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Rotten Tomatoes Launches TV Zone, to Give Fresh or Rotten Ratings to TV Shows

Photo of Beth Hanna By Beth Hanna | Thompson on Hollywood September 16, 2013 at 2:03PM

Rotten Tomatoes is now going to expand its "Fresh" or "Rotten" ratings to TV shows. Starting September 17, the critic aggregate site will launch "TV Zone," where Tomatometer scores can be found for television series' seasons (but not by individual episode).
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'Breaking Bad'
'Breaking Bad'

Rotten Tomatoes is now going to expand its "Fresh" or "Rotten" ratings to TV shows. Starting September 17, the critic aggregate site will launch "TV Zone," where Tomatometer scores can be found for television series' seasons (but not by individual episode).

Reviews will cover all the new scripted series airing this fall, as well as primetime shows that have aired within the last four years and have received coverage from major media outlets (as defined by RT). For series that extend farther back than four years, like popularly recapped "Breaking Bad" and "Mad Men," reviews from earlier seasons will also be included.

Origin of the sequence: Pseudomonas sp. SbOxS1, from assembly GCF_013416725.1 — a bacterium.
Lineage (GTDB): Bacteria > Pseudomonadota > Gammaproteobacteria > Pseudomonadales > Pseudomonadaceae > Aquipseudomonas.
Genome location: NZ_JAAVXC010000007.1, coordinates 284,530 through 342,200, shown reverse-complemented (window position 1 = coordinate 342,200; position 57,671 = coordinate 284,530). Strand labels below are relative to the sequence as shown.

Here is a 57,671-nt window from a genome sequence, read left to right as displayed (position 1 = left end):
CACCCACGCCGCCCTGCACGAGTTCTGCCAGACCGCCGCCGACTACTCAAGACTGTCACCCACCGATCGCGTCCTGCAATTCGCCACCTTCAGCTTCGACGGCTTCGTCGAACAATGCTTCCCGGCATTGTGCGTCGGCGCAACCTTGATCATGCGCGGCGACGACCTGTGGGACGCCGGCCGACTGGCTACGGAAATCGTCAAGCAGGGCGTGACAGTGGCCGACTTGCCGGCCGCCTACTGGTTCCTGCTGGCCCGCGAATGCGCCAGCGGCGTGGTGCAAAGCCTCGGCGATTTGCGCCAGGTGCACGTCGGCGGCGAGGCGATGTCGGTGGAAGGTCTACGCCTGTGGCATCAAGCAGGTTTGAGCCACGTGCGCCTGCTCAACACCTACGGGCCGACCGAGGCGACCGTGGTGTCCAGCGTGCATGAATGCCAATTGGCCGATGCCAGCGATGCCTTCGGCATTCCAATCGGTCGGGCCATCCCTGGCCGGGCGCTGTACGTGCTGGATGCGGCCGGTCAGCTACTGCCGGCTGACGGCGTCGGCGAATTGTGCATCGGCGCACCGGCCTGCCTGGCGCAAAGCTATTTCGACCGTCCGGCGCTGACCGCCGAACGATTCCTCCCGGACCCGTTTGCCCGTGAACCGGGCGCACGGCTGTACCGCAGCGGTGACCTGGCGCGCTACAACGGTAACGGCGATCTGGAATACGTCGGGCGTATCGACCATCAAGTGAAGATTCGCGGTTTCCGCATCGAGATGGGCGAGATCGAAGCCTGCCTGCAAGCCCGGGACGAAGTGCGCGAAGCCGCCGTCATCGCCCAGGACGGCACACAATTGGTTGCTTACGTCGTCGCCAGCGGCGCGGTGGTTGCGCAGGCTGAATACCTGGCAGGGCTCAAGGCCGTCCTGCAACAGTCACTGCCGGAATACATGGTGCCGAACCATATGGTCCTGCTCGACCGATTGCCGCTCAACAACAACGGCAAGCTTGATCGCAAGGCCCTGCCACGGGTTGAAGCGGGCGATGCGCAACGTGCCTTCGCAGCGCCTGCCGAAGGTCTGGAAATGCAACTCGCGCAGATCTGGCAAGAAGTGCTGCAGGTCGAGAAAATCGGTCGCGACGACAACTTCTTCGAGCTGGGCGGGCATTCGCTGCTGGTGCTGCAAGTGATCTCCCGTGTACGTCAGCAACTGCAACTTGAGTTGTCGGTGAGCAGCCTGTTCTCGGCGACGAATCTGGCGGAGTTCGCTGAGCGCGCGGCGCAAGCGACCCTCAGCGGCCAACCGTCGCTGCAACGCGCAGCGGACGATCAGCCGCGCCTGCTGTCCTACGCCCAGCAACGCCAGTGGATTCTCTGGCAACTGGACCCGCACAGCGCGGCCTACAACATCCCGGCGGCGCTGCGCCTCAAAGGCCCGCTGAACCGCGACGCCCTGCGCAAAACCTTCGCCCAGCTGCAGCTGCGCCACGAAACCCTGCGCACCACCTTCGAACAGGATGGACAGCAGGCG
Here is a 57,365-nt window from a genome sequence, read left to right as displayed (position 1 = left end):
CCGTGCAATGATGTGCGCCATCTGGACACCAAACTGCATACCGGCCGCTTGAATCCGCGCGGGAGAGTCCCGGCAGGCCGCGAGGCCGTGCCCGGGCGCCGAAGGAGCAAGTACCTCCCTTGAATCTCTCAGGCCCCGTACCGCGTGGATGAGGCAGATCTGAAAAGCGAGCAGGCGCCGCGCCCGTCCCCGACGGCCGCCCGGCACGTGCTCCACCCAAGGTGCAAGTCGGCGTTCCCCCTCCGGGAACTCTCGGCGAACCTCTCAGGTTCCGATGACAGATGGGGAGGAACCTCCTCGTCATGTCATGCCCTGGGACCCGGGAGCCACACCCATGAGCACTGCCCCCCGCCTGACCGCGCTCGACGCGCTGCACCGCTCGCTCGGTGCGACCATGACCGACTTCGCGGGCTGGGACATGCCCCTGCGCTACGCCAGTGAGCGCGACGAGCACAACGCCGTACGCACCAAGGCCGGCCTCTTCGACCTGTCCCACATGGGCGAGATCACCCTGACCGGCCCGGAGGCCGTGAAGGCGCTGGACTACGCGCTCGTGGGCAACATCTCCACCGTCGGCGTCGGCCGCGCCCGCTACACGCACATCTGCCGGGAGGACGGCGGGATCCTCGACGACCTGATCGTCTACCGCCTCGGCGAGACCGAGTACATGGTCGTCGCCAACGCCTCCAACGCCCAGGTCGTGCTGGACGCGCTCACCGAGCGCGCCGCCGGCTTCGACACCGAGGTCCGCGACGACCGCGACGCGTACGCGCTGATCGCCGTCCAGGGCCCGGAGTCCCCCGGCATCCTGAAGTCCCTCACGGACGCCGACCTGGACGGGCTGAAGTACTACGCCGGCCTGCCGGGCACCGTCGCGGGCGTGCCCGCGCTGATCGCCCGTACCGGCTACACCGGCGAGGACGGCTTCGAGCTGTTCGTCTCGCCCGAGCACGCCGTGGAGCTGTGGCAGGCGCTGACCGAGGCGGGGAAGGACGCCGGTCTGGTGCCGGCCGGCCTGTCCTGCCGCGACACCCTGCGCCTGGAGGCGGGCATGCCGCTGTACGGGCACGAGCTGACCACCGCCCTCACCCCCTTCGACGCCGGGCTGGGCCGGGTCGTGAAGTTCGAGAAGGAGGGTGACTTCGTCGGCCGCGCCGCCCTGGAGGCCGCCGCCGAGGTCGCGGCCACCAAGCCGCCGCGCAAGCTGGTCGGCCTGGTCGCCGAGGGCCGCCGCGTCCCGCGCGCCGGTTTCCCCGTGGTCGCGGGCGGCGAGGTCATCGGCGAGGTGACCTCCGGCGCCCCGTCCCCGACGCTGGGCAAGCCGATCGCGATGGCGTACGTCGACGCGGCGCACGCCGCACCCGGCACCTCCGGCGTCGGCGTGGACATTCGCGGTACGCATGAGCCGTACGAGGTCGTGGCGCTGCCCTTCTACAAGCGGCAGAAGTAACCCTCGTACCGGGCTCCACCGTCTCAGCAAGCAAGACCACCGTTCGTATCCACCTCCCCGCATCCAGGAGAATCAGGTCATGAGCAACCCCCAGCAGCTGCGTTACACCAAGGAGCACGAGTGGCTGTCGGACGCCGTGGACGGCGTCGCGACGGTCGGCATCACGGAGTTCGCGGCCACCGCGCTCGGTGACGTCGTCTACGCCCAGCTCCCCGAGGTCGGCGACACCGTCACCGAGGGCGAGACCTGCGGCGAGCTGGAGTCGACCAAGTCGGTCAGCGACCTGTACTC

As with films, TV show seasons must receive a 60% or higher in order to be "Fresh." Variety points out that Rotten Tomatoes will have to do extra leg work, to make sure a season's initial rating (usually based on reviews of the first few episodes) remains in keeping with the show's entire season run. RT's Matt Atchity points to NBC's "Smash" as an example: "People liked it in the beginning, then critics seemed to turn on it."

This article is related to: Television, TV, TV News, TV Reviews


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Thompson on Hollywood

Born and raised in Manhattan, Anne Thompson grew up going to the Thalia and The New Yorker and wound up at grad Cinema Studies at NYU. She worked at United Artists and Film Comment before heading west as that magazine's west coast editor. She wrote for the LA Weekly, Sight and Sound, Empire, The New York Times and Entertainment Weekly before serving as West Coast Editor of Premiere. She wrote for The Washington Post, The London Observer, Wired, More, and Vanity Fair, and did staff stints at The Hollywood Reporter and Variety. She eventually took her blog Thompson on Hollywood to Indiewire. She taught film criticism at USC Critical Studies, and continues to host the fall semester of “Sneak Previews” for UCLA Extension.